My study workflow for systems-based courses in medical school

Chris Hornung, MD
4 min readFeb 14, 2024

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This post is part of How to med school for competitive specialties, click the hyperlink to see my other posts in the series

At the end of my second year of medical school in 2022, I wrote a post about general considerations for studying efficiently during medical school. These principles are relevant regardless of your year in school or the structure or your institution's curriculum. Every person, medical student or not, has 24 hours in the day to maximize what they accomplish. Given the requirements and stakes to do well in medical school, developing an efficient workflow during your preclinical years is paramount to mastering the material while having time for clubs, research, and time doing non-medical things. Every medical school’s curriculum is structured a bit differently, some follow a “traditional” format where the first year is anatomy, biochemistry, physiology, etc. while the second year is systems-based pathology. Basically, the first year is normal anatomy/physiology while the second year is pathophysiology. Other schools combine normal and abnormal at the same time. At the time I went through medical school, my institution followed the “traditional” model. In the post below, I will include my daily workflow for the systems-based courses in medical school. If your school follows the new curriculum, you can still follow this workflow but will need to supplement it with physiology, microbiology, and anatomy.

Photo by Unseen Studio on Unsplash

For me, I prioritized third-party resources over in-house lectures. Perhaps this is annoying given the tuition you are paying. Nonetheless, your goal is to be efficient, and third-party resources are the most efficient way to learn information and test your knowledge.

Below are the third-party resources that I used:

  1. Amboss
  2. Amboss Anki add-on
  3. Anking
  4. Pathoma
  5. UWorld

Before the start of each system block, I created a spreadsheet of all of the relevant tags for Pathoma within Anking. Anking is a couple of iterations newer since I was an MS2 so the tags I used are probably not relevant anymore to you. However, I have included a link here if you would like to use it as a template. I figured out how many total cards I needed to learn and then divided them by the number of days I had to learn them. Even though the tags were labeled with the date they were supposed to be done, I generally worked ahead and tried to finish learning all of the new cards within 2 or so weeks so that I could focus more time on UWorld. This will lead to a lot of Anki reviews during those first two weeks but will make sure that you have adequate time to test your new knowledge with practice questions.

Knowledge Acquisition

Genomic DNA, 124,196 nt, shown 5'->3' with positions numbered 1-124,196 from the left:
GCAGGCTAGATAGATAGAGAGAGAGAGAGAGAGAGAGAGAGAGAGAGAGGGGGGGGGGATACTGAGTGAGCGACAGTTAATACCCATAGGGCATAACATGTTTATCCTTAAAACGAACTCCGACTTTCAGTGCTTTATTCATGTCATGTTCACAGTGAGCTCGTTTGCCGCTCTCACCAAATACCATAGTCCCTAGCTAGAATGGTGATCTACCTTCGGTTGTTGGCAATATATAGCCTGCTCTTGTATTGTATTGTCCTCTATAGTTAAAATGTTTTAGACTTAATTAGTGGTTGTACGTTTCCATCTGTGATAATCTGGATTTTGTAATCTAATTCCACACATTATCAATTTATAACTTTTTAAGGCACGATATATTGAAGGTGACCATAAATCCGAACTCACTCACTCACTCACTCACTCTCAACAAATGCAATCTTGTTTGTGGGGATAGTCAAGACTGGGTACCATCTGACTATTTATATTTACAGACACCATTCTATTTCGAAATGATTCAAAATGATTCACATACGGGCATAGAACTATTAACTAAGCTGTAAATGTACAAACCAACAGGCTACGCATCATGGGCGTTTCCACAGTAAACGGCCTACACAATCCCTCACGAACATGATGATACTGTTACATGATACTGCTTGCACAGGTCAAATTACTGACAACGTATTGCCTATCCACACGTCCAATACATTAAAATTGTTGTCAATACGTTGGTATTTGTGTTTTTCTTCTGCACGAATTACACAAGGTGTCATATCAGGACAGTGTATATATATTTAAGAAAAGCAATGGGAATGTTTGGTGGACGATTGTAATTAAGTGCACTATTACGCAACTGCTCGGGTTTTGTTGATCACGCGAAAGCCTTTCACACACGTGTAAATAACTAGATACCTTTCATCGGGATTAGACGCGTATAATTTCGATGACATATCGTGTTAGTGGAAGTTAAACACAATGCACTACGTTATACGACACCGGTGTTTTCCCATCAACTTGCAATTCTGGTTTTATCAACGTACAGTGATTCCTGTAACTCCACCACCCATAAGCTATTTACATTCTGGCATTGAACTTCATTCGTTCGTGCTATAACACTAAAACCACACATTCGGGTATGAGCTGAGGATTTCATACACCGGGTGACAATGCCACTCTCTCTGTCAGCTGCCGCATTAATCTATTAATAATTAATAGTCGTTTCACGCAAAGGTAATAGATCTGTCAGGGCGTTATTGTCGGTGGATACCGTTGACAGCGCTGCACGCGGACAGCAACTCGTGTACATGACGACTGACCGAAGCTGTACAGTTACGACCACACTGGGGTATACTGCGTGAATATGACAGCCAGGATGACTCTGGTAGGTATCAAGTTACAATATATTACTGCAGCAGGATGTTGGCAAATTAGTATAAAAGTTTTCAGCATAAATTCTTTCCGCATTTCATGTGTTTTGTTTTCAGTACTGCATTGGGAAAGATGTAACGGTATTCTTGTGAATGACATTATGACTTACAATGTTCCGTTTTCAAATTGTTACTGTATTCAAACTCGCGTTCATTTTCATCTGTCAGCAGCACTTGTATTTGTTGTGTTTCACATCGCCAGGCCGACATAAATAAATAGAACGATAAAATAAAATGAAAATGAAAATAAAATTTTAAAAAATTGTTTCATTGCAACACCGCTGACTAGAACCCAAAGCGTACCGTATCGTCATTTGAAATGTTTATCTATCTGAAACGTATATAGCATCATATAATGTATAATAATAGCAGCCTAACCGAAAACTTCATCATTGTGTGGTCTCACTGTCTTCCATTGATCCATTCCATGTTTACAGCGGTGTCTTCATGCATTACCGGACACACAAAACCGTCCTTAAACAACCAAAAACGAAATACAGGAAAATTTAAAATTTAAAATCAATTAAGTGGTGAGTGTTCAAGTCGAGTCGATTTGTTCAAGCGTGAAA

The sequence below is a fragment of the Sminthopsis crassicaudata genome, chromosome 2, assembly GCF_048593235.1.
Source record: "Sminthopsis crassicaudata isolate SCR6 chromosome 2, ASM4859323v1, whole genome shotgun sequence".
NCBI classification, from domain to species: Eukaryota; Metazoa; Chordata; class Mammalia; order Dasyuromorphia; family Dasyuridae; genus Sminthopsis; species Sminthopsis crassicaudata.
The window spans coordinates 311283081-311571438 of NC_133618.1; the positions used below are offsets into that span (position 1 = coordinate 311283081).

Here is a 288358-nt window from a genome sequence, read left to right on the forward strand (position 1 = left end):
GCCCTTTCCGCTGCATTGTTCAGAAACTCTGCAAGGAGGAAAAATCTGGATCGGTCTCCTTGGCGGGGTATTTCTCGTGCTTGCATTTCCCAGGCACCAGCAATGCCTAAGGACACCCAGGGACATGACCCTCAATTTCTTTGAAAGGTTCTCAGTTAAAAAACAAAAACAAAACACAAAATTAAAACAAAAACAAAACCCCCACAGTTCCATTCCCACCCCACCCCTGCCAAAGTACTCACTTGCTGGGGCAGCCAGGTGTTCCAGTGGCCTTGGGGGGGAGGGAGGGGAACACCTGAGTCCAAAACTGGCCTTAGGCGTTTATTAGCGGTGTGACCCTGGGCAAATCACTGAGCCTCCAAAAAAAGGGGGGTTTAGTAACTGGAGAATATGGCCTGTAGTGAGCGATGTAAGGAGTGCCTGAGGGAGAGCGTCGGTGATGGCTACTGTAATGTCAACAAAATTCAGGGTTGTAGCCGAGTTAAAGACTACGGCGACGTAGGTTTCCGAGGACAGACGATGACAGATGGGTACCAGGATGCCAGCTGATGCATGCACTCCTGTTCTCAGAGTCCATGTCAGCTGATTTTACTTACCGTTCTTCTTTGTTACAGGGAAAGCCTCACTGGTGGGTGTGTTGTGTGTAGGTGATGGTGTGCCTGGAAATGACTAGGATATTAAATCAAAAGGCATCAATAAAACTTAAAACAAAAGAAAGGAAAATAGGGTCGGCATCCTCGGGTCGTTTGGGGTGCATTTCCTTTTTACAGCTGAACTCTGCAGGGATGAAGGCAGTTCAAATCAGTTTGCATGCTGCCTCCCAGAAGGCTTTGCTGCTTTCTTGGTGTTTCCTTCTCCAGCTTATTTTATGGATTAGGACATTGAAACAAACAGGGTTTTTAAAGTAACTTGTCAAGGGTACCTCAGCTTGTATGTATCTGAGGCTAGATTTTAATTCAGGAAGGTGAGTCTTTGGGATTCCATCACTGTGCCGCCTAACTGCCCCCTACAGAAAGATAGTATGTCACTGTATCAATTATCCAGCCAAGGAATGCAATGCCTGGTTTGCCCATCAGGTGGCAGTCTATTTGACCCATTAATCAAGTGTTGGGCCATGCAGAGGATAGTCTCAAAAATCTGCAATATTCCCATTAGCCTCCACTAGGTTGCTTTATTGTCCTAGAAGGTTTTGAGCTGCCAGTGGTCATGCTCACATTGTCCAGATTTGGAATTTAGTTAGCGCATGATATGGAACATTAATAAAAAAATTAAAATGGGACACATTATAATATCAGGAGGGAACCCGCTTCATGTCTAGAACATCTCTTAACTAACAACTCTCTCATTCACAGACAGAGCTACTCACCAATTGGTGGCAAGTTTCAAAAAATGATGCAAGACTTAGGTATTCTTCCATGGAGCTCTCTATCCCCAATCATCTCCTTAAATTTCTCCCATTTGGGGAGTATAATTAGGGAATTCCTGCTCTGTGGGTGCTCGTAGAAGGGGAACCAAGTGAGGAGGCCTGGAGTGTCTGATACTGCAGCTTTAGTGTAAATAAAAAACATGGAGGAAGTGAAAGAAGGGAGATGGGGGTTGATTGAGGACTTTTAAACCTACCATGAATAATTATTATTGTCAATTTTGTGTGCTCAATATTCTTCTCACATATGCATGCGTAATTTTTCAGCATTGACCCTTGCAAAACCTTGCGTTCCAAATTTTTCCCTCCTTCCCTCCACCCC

In the morning, I looked at the spreadsheet to determine which Pathoma videos I needed to watch. I watched the videos, unlocked the corresponding Anki cards, and started doing the cards. When a card came up with the topic of disease on Amboss, I checked to see if I had read the Amboss article before. If I hadn’t, I read the entire article and then continued doing the new cards, repeating the process of reading new Amboss articles. I occasionally wrote notes (mnemonics and the like) to help me differentiate between different diseases, etc. within the extra section of the Anki note.

Testing Knowledge

At the beginning of the block, I made a spreadsheet detailing the number of questions on Uworld for the body system(s) and divided it by the number of days that I had to complete them to figure out how many questions per day I needed to do. Don’t start UWorld until after you have learned the material. You will get crushed by the questions if you do. In my opinion, UWorld is a testing resource to be used after you have learned at least the basics of the material through lecture videos and Anki cards. You will end up learning more once you start UWorld and can jot down notes within the extra section of the relevant Anki cards. In practice, most systems (eg. Cardio/Pum) are split into further subsections such as drugs for the heart, CAD, PE, acute coronary syndrome, etc within UWorld, so I didn’t wait until I saw ALL of the cards for the body system before starting Uworld questions, just the particular subsection. If you get a question incorrect in UWorld, make sure that the relevant card within Anking is unlocked so that you can continue to drill it in the future.

In-house exams

When in-house exams came up, I skimmed the slides to see if there was material covered that I had not seen. If there was, I crammed it since it was likely I would never be tested on it again. You will be surprised by how much is covered by third-party materials.

Conclusion

This workflow set the framework for me to score above 90% on all of my in-house exams and be very well-prepared for Step 1 after my second year, and it is backed up by research [Guilbault 2020]. Using these methods, I didn’t need to take any dedicated study time. In addition to my academic success, the workflow was efficient enough for me to also be involved in multiple clubs, volunteer organizations, and research projects. See how I geared up my Step 1 studying during MS2 in this post.

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Chris Hornung, MD

A twin in the Twin Cities. EVMS Otolaryngology Resident. Former MCAT Instructor. I really like tracking things.